Socialism 101: Isn’t capitalism more democratic than socialism?

For democracy to be genuinely democratic, it must extend to the wealth in society that is produced by nature and the collective labour of working-class people.

By Manus Lenihan

Democracy means everyone having a say in how their society is run. Supposedly we live in a democracy. In Ireland we have, on paper, the right to speak and write freely, the right to assemble and the right to vote – though we have limits on trade union rights, the right to asylum, and in other areas.

But when you clock in to work, democracy comes to an abrupt halt. Chances are your workplace is ruled not by people you elected but by bosses or shareholders who live on another continent. Our world is shaped by private investment decisions and imperialist machinations, over which we have no say. Companies can close down or lay off staff; local ecosystems can be polluted; wars can be waged against other countries – and you have no say in any of this, even though it could mean ruin for you.

The rights we do have are distorted by this inequality. You can vote for a political party, but the parties most likely to catch your attention are those with the most money, with the slick electoral machines, i.e. those which are supported by big business interests. You can write freely, but whether anyone reads your writing largely depends on whether you have the connections or the means to pay for publishing, promotion, printing, etc. You have the right to a trial, but if you’re rich you can hire an expensive lawyer.

Socialists do not accept that this is real democracy. For democracy to be genuinely democratic it must extend to the wealth in society that is produced by nature and the collective labour of working-class people. It must extend to the industry and finance that dominate our economies. Only then could we guarantee economic and social rights, such as the right to education, jobs, healthcare, housing and a sustainable energy system. Only then could everyone be freed up and empowered to participate in the running of society.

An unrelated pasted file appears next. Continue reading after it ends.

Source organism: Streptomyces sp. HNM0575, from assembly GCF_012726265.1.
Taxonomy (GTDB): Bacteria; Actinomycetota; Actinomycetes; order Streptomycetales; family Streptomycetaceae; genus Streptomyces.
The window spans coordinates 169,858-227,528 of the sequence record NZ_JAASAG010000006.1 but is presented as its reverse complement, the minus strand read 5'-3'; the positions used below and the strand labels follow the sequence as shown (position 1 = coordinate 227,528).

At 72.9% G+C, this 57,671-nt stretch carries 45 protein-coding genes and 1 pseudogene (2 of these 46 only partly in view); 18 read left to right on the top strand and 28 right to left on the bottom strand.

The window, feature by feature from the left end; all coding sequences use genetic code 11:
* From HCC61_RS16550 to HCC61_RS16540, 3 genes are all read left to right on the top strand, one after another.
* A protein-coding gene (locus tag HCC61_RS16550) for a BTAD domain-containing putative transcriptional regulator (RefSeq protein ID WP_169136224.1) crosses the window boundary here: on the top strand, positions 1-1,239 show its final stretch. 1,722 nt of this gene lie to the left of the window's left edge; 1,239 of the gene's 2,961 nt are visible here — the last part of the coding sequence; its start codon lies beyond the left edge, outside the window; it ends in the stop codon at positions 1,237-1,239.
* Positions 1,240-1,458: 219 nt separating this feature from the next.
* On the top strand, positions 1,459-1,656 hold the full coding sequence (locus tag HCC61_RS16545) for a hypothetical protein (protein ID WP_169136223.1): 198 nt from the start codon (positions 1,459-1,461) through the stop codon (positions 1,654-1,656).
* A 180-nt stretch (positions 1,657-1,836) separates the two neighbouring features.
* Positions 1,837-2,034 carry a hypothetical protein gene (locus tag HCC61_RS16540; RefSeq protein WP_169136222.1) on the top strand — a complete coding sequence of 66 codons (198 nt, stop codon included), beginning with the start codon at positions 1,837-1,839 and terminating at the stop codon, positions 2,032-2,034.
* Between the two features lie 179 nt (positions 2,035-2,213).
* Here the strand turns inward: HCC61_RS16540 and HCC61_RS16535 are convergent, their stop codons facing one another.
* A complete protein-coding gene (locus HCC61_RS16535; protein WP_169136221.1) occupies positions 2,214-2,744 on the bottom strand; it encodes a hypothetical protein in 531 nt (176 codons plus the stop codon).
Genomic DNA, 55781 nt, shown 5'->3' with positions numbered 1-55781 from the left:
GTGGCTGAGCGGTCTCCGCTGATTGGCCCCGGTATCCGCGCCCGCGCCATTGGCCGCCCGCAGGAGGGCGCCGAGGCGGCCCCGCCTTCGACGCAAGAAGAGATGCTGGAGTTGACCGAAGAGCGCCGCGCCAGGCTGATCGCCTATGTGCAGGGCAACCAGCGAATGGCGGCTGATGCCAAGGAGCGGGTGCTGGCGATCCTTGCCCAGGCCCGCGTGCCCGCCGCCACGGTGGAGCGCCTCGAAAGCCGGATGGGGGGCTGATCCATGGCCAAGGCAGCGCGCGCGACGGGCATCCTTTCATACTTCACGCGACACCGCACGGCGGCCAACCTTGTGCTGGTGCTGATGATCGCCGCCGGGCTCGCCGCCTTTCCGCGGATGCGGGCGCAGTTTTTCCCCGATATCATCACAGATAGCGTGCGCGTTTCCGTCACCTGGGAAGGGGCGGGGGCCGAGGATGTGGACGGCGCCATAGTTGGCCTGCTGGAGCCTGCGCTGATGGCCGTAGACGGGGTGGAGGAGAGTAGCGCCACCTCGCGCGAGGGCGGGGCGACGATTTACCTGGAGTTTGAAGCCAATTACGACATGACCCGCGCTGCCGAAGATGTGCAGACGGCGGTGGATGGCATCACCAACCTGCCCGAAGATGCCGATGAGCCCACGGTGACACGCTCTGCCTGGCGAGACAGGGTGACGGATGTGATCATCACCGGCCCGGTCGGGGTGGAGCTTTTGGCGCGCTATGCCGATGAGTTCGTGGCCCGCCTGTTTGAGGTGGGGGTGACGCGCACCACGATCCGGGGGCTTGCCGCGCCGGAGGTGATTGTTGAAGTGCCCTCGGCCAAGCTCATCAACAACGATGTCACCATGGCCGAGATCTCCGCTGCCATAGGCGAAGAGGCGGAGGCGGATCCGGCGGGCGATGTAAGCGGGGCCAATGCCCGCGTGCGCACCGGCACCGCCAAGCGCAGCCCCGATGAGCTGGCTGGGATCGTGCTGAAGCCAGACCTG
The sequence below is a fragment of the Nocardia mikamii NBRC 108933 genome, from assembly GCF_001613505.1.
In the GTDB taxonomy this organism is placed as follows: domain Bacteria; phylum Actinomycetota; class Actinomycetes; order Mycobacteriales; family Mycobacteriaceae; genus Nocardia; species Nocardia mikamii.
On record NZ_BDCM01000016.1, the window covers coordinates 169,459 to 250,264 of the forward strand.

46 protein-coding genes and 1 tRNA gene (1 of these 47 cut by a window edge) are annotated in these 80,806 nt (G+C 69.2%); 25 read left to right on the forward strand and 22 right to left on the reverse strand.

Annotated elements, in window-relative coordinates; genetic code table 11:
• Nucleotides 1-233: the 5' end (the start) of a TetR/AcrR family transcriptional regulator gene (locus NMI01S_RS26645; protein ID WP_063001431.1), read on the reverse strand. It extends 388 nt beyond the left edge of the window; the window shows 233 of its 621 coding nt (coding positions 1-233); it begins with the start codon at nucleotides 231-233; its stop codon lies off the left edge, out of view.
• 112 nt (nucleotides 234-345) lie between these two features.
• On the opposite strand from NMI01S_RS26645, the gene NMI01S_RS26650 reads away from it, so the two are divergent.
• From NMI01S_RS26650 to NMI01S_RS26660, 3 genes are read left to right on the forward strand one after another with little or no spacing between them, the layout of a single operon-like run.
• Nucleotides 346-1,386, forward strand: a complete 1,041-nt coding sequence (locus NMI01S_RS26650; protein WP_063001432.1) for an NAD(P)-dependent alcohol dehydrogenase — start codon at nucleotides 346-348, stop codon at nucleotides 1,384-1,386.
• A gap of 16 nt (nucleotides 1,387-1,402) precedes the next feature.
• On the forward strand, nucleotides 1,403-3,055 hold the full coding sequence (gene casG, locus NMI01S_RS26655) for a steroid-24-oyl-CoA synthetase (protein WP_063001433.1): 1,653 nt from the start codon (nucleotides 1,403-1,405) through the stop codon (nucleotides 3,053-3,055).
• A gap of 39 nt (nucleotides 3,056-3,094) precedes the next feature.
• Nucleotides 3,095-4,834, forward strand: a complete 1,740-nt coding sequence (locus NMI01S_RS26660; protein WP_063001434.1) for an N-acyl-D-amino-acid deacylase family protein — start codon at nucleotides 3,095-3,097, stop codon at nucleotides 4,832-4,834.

But wealthy people and working-class people have very different ideas about democracy, as about most things. For a wealthy person, democracy means their ‘right’ to control their businesses and their profits in whatever way they want, even if it damages the environment, workers and consumers. Any kind of public ownership and control is an assault on their ‘rights,’ on ‘democracy,’ on civilisation itself.

The ideas of the wealthy are spread throughout society. In schools and colleges, in mainstream discourse and in popular culture we are given a one-sided history lesson in which socialism leads to dictatorship.

In fact, in the early period after the Revolution in Russia, the country was ruled through popular councils or ‘Soviets’ which were far more democratic than any parliament in any part of the world today. Unfortunately, this revolutionary democracy couldn’t survive in the terrible conditions of civil war and invasion by many capitalist powers, and was ultimately betrayed by corrupt, bureaucratic forces around Stalin.

There were popular movements for socialism all over the world in the 20th century, and if democracy had been allowed to run its course we would live in a more peaceful, equal and sustainable world. But when the wealthy and powerful are threatened, democracy goes out the window and they lash out with dictatorships, religious extremism and fascism. The world we live in today, in which capitalism reigns supreme, is not one that we have arrived at by democratic debate. It is the outcome of a thousand bloody coups and repressions.

Our rights, including our democratic rights which were all won through struggle, are never safe under capitalism – just look at the attacks on the rights of women and trans people, and the rise of the far right in many countries. But the defence of democratic rights can also be a rallying-call for millions to move into struggle – against this system and for an equal and truly democratic future, which must be a socialist one.

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After the Omagh Bomb

October 1998

AN UNPRECEDENTED wave of anger and revulsion has swept across Northern Ireland in the aftermath of the Omagh bomb. In Omagh virtually everything shut down for a week as the town braced itself for the agony of the funerals.

On the Monday morning shop stewards approached the management of the Desmonds factory, one of the biggest employers in the town, and the result was the closure of the factory for a week. In the town centre only newsagents and florists stayed open. A vigil organised by local community activists on Tuesday evening, and held in a car park close to where the bomb went off, drew a huge crowd.